By: Brittany Clausman
University of Michigan 2015, Bachelor of Arts in Communications
It’s October, and that means for some of you, it’s a crucial point in your college application process. It’s even more crucial for those of you who have decided that the best route for your application is to apply Early Decision. For others, you might still be on the fence for which method of application you should utilize. At Parros College Planning, we want you to put your best foot forward, and if that means applying sooner rather than later, we’re here to help you decide, with part-one of our two-part article series describing the process and reasons why you might want to apply Early Decision.
If you don’t know already, for many colleges, prospective students have the ability to apply with the Early Decision (ED) method. ED applications are usually due incredibly early (in most cases, November 1st of your senior year in high school,) and you’ll typically hear a response to your Early Decision application within a month. Early Decision differs from other early application methods due in large part to commitment it implies. ED signifies to the college that they are your top choice; a choice you feel so strongly about that you are willing to be contractually bound to said college if you gain acceptance. If you are accepted via Early Decision, you must attend that college (with only one exception to this rule,) and all other applications to alternative schools will be dropped.
What are some of the reasons one should apply Early Decision you may be wondering. Or why should or shouldn’t you apply Early Decision? Here’s a few things to consider if you are curious or considering Early Decision:
- First of all, know the severity of ED. This option should only be used for your top choice school, and only after you are certain that you have perfected your application. Also be sure to know what it means if you are accepted. One of the biggest cons with applying ED is that it is almost impossible to opt out of this college, and you must accept the financial or merit based aid they offer to you. If the financial aid offered to you is insufficient, then and only then are you able to refuse acceptance to the college. Keep in mind though, the onus is on you to prove that the financial aid package is not enough.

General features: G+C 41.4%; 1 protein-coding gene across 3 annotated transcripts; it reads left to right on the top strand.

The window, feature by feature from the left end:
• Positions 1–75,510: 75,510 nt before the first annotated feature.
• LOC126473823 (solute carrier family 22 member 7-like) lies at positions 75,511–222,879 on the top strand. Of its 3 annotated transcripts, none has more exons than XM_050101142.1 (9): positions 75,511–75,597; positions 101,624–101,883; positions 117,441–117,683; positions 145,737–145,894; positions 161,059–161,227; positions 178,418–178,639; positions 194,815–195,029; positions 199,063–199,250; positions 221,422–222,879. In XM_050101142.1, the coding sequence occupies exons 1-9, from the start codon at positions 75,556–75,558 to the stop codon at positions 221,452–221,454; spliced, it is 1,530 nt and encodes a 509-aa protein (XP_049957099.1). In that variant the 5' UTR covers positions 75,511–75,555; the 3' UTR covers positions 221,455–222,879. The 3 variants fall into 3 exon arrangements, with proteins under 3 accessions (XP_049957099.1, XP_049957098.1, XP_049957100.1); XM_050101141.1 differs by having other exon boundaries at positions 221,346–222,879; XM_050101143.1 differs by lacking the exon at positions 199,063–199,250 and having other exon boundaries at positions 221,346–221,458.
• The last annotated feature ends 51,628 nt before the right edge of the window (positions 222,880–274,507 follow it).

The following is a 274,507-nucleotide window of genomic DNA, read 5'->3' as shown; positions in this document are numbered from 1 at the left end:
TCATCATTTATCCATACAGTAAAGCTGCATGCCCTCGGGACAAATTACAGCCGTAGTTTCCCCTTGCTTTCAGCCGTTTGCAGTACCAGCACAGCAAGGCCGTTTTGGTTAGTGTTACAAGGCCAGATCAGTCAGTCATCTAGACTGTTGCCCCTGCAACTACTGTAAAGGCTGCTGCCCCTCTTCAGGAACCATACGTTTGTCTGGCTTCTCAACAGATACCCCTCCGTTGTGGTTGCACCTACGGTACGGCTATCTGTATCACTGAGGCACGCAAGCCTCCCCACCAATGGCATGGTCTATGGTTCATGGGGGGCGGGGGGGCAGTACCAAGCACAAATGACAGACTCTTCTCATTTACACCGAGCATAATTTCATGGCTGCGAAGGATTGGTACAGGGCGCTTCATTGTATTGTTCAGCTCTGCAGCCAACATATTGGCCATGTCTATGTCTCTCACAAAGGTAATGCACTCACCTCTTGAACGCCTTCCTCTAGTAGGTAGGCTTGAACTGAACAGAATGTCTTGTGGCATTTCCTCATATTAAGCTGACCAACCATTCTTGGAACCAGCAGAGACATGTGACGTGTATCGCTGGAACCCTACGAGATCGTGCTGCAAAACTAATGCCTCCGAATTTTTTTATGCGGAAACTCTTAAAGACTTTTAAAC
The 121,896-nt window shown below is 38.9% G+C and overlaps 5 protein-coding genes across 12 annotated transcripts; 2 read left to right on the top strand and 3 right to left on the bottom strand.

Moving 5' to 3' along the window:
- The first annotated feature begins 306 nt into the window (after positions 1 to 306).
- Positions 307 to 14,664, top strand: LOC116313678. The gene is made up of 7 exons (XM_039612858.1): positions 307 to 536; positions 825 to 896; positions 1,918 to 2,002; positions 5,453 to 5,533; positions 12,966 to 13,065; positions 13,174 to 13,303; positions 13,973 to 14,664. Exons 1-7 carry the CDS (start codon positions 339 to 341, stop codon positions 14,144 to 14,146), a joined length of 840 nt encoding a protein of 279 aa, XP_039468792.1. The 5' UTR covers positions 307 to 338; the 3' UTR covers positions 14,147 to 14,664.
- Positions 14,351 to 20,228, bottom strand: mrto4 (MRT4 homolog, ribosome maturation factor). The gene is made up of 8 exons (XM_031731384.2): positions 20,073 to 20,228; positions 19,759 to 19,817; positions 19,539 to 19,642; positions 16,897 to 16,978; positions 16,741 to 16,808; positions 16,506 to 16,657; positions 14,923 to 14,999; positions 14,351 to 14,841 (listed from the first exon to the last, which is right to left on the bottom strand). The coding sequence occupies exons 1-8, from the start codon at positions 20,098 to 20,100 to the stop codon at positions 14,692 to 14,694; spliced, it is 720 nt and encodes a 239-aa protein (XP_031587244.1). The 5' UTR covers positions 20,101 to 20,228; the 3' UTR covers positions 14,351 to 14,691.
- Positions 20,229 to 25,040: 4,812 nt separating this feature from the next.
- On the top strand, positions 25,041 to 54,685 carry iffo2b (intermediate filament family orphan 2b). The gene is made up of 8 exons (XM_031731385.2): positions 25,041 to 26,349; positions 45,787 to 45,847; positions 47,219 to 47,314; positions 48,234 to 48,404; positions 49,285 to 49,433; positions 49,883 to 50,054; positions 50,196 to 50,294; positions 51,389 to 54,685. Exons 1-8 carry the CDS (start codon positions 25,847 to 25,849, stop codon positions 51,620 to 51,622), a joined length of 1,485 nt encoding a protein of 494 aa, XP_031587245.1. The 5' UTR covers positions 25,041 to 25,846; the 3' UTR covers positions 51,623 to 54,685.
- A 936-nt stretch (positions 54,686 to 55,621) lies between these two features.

- If you do decide to opt out, don’t be surprised if the college contacts other schools or guidance counselors to inform them of your choice to break the bound of Early Decision, something not too many schools look kindly upon.
- Some schools (like Harvard and Yale) do not allow you to apply Early Action at other schools while using their Early Decision application process. It’s confusing, unnecessarily complex, and will ultimately require a lot of effort on your part. At Parros College Planning, our experience has allowed us the opportunity to know exactly which of you should consider applying Early Decision and why.
It’s not all bad, however (why would it exist if it was?) and there are some notable benefits for students who apply the Early Decision route.
- Some statistics show that the rates of acceptance based off Early Decision can increase your acceptance rate up to 33%. This 33% is equivalent to a 150 point bump in your SAT score. If you think your scores are not up to standard, this might be an incentive for you. For Ivy Leagues like Cornell, applying early has been shown to be a significant factor in their acceptance rate.
- Applying early also gives the benefit of a quicker response rate. If you know your application status within a month of applying (which is typically the time period it takes to hear back from your ED school,) planning and other preparations for college becomes much easier. You can take this extra time to start looking for housing, review course guides, contact certain professors, or do various other activities that make it easier to transition to your first year of college.
- All of this is also dependent on if you get accepted ED, of course. For instance, if you are deferred, then all the benefits of applying ED will be nullified, as your application will be judged within same pool of students who applied in a regular admissions way. If you apply ED and are denied, for many schools that means that you cannot re-apply during the regular admission period. Consider these facts before applying Early Decision.
If you are unsure of any of the previous points or not sure if the school you are applying to even has an Early Decision option, it might be time to contact someone with more knowledge on the matter. We at Parros College Planning have over 20 years of experience traversing the tricky process of applying to college. We know that time is limited, especially if you are working hard to keep your grades up and applying to multiple colleges. We can assist in not only determining if you are ready to apply Early Decision, but also what schools are most willing to accept you based on this decision. It is our ultimate goal to make sure you know everything you can about applying for college, and that you ultimately will be accepted to the right college for you.